ISSN 1470-3947 (print) | ISSN 1479-6848 (online)

Endocrine Abstracts (2006) 11 S15

Glucocorticoids, enzymes and memory impairments with ageing

JR Seckl

Queen’s Medical Research Institute, Edinburgh, United Kingdom.

Chronic elevation of plasma glucocorticoids adversely affects cognitive processes and the structural and functional integrity of the hippocampus. Crucially, inter-individual differences in memory with ageing directly associate with blood glucocorticoid levels in rodents and humans; indeed higher plasma corticosterone in mid-life in rodents predict subsequent memory impairments. However, although keeping glucocorticoid levels low by adrenalectomy in adult life prevents the emergence of memory impairments with age in rats, such ‘prophylactic surgery’ is not a practical alternative in human therapy, not least because glucocorticoid deficiency is also harmful.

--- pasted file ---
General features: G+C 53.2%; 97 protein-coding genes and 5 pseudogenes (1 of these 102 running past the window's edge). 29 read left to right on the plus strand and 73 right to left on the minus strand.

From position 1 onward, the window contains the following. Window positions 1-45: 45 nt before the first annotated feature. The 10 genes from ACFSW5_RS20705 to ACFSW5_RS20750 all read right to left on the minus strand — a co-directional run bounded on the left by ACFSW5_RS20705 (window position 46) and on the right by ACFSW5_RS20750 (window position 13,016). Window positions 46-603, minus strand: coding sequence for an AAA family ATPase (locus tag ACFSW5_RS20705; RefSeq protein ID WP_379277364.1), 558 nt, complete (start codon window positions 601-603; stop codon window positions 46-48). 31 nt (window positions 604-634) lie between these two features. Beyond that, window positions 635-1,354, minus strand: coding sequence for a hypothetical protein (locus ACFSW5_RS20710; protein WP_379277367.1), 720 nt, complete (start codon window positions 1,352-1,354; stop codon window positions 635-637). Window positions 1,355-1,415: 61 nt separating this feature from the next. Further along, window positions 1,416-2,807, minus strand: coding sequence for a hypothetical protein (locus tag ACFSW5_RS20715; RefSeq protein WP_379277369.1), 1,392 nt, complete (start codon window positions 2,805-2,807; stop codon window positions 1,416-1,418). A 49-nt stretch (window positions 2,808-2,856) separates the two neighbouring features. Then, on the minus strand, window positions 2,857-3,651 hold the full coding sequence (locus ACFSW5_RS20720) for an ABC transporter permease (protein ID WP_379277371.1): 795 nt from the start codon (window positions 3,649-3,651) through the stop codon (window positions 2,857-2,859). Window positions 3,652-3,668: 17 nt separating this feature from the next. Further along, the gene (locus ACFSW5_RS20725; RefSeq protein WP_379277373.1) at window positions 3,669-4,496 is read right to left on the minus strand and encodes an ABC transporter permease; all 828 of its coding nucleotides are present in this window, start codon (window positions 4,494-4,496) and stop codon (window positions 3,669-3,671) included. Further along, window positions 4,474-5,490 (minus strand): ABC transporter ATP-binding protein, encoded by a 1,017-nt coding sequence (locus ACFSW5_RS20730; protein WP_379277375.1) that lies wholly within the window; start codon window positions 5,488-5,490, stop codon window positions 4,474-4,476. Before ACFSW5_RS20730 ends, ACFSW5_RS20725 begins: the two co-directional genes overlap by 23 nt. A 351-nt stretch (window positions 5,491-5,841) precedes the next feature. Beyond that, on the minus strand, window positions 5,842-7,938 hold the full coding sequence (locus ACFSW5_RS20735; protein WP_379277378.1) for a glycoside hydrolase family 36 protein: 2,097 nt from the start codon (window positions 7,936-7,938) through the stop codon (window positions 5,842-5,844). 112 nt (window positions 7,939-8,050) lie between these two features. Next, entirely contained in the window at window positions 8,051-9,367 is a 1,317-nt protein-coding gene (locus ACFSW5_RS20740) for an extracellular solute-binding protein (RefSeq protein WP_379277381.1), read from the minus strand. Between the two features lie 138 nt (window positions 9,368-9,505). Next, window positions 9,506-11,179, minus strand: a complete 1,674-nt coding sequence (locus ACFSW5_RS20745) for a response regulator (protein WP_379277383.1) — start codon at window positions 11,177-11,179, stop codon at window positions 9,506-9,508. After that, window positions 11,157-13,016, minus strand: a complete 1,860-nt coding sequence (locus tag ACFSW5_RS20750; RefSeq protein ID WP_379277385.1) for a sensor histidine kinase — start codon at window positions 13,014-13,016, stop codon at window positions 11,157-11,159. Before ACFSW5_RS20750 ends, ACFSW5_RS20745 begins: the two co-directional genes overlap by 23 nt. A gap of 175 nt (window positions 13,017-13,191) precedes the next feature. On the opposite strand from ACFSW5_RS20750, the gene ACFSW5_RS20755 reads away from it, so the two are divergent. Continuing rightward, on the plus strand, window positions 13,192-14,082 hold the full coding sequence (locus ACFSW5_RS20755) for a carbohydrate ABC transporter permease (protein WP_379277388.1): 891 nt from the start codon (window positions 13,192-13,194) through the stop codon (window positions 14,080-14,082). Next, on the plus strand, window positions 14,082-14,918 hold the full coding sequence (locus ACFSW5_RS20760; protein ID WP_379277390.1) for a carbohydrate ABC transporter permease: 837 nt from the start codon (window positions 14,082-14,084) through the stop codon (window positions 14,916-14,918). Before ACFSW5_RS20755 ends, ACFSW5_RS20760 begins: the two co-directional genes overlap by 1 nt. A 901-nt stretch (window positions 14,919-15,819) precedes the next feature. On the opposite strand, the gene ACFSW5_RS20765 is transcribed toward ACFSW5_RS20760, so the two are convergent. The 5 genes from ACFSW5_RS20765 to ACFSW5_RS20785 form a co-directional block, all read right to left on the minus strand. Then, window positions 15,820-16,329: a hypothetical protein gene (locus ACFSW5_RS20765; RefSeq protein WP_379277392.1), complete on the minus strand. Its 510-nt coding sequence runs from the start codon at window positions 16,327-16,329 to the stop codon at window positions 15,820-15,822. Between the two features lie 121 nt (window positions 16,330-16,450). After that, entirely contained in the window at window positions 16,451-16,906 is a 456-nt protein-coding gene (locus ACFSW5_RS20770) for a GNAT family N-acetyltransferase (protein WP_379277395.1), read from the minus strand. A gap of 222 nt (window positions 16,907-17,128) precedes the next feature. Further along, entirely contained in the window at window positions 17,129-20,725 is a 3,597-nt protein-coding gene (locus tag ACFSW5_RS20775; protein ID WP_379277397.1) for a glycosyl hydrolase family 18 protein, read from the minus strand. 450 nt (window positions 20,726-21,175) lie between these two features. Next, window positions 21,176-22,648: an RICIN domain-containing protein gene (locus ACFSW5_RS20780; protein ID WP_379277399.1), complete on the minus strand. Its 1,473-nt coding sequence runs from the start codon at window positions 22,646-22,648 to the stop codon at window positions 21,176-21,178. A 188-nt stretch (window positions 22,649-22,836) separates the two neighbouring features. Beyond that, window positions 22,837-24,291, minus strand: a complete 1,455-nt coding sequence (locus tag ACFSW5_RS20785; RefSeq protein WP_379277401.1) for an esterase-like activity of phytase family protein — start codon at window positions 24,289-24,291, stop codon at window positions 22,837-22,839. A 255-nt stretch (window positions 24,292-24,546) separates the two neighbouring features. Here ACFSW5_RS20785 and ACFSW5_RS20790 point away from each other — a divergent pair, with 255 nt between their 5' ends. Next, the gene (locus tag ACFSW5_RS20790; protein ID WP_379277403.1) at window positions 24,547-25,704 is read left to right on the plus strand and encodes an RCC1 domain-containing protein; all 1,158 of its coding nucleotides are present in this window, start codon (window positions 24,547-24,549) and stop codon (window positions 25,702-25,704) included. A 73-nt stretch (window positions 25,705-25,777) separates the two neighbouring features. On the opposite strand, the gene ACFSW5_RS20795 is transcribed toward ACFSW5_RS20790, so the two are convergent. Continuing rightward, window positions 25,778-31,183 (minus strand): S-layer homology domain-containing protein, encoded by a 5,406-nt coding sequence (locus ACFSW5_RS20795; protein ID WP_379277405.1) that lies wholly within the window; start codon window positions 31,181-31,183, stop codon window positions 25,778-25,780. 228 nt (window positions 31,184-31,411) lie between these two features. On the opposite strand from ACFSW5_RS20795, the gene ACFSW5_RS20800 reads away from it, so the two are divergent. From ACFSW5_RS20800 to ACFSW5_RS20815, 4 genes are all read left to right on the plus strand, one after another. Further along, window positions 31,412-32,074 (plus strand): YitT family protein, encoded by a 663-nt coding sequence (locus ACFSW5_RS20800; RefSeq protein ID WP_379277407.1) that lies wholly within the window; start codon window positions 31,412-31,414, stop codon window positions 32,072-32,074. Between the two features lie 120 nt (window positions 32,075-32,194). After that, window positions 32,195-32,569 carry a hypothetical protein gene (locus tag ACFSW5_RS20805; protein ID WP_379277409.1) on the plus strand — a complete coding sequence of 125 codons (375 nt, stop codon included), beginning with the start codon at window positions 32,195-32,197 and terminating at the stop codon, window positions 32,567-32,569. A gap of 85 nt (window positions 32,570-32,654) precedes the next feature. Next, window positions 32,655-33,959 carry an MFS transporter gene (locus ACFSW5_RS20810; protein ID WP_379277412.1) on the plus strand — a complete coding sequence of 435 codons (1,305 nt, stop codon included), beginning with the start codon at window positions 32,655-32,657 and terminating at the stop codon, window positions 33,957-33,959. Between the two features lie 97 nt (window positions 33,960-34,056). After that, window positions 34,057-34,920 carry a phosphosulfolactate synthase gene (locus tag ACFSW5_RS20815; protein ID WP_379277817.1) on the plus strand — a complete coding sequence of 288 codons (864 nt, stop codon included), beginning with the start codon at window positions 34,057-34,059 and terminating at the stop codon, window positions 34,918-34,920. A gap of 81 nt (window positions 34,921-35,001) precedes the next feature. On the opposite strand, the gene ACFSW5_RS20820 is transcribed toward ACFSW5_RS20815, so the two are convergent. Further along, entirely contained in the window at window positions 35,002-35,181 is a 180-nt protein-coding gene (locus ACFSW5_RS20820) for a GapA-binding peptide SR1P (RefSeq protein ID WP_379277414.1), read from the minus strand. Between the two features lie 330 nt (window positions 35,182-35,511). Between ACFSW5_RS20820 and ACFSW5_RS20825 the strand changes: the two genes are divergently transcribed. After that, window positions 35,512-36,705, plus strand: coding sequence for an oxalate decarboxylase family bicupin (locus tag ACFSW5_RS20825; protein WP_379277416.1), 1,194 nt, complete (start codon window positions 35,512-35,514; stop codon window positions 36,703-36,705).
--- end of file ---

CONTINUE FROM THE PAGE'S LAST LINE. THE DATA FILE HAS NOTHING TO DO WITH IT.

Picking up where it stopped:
Recent data suggest that pre-receptor metabolism by 11ß-hydroxysteroid dehydrogenases (11ß-HSDs), which interconvert active glucocorticoids and inert 11-keto metabolites, potently regulates glucocorticoid action in specific cells in vivo, including in CNS. The brain highly expresses 11ß-HSD type 1, an 11β-reductase in intact hippocampal neurons and glia which regenerates active steroids and thus locally amplifies glucocorticoid action. Inhibition of 11ß-HSD1 protects hippocampal cells from neurotoxic challenge in vitro. Young 11ß-HSD1−/− mice, despite elevated plasma corticosterone levels, perform as well as young wild-type animals, suggesting they are relatively ‘blind’ to the tissue effects of elevated plasma glucocorticoids. Strikingly, aged 11ß-HSD1 null mice also learn as well as young mice and avoid the cognitive decline seen in the majority of aged wild-type mice. In explanation, despite maintained plasma corticosterone, aged 11ß-HSD1−/− mice have markedly reduced intrahippocampal corticosterone levels. 11ß-HSD1 is also expressed in the adult human CNS. In two small, randomised, double-blind, placebo-controlled, cross-over studies, administration of the 11ß-HSD inhibitor carbenoxolone improved verbal fluency after four weeks in ten healthy elderly men and improved verbal memory after six weeks in 12 patients with type 2 diabetes. Thus 11ß-HSD1 may be a useful therapeutic target in age-related cognitive disorders and is a prototype for tissue-specific manipulation of the effects of steroids in brain and peripheral tissues.

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